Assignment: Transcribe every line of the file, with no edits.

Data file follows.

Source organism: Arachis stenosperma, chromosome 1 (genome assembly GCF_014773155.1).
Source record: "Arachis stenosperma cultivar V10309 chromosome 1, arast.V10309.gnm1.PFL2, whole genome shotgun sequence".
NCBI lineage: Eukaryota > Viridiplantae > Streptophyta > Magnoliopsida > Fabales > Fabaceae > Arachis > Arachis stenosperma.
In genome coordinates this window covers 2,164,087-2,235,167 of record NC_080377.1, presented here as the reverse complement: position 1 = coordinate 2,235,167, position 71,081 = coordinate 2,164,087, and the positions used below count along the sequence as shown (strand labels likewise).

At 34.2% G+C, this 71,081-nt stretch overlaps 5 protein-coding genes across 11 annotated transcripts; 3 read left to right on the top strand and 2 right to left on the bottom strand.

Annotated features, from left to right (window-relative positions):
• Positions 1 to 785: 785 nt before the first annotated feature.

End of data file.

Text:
Source organism: Arachis stenosperma, chromosome 1 (genome assembly GCF_014773155.1).
Source record: "Arachis stenosperma cultivar V10309 chromosome 1, arast.V10309.gnm1.PFL2, whole genome shotgun sequence".
NCBI lineage: Eukaryota > Viridiplantae > Streptophyta > Magnoliopsida > Fabales > Fabaceae > Arachis > Arachis stenosperma.
In genome coordinates this window covers 2,164,087-2,235,167 of record NC_080377.1, presented here as the reverse complement: position 1 = coordinate 2,235,167, position 71,081 = coordinate 2,164,087, and the positions used below count along the sequence as shown (strand labels likewise).

At 34.2% G+C, this 71,081-nt stretch overlaps 5 protein-coding genes across 11 annotated transcripts; 3 read left to right on the top strand and 2 right to left on the bottom strand.

Annotated features, from left to right (window-relative positions):
• Positions 1 to 785: 785 nt before the first annotated feature.